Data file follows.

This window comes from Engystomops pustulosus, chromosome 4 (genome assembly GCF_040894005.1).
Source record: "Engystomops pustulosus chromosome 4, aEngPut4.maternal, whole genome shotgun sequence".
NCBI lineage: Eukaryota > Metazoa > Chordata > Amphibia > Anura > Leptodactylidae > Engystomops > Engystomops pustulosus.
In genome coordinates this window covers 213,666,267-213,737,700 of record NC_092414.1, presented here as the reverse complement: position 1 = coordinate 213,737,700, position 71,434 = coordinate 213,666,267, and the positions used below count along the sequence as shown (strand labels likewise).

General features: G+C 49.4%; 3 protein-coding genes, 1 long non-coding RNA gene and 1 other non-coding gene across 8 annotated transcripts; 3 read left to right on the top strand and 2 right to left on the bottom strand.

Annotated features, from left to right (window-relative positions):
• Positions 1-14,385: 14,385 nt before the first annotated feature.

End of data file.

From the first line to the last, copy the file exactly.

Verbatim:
This window comes from Engystomops pustulosus, chromosome 4 (genome assembly GCF_040894005.1).
Source record: "Engystomops pustulosus chromosome 4, aEngPut4.maternal, whole genome shotgun sequence".
NCBI lineage: Eukaryota > Metazoa > Chordata > Amphibia > Anura > Leptodactylidae > Engystomops > Engystomops pustulosus.
In genome coordinates this window covers 213,666,267-213,737,700 of record NC_092414.1, presented here as the reverse complement: position 1 = coordinate 213,737,700, position 71,434 = coordinate 213,666,267, and the positions used below count along the sequence as shown (strand labels likewise).

General features: G+C 49.4%; 3 protein-coding genes, 1 long non-coding RNA gene and 1 other non-coding gene across 8 annotated transcripts; 3 read left to right on the top strand and 2 right to left on the bottom strand.

Annotated features, from left to right (window-relative positions):
• Positions 1-14,385: 14,385 nt before the first annotated feature.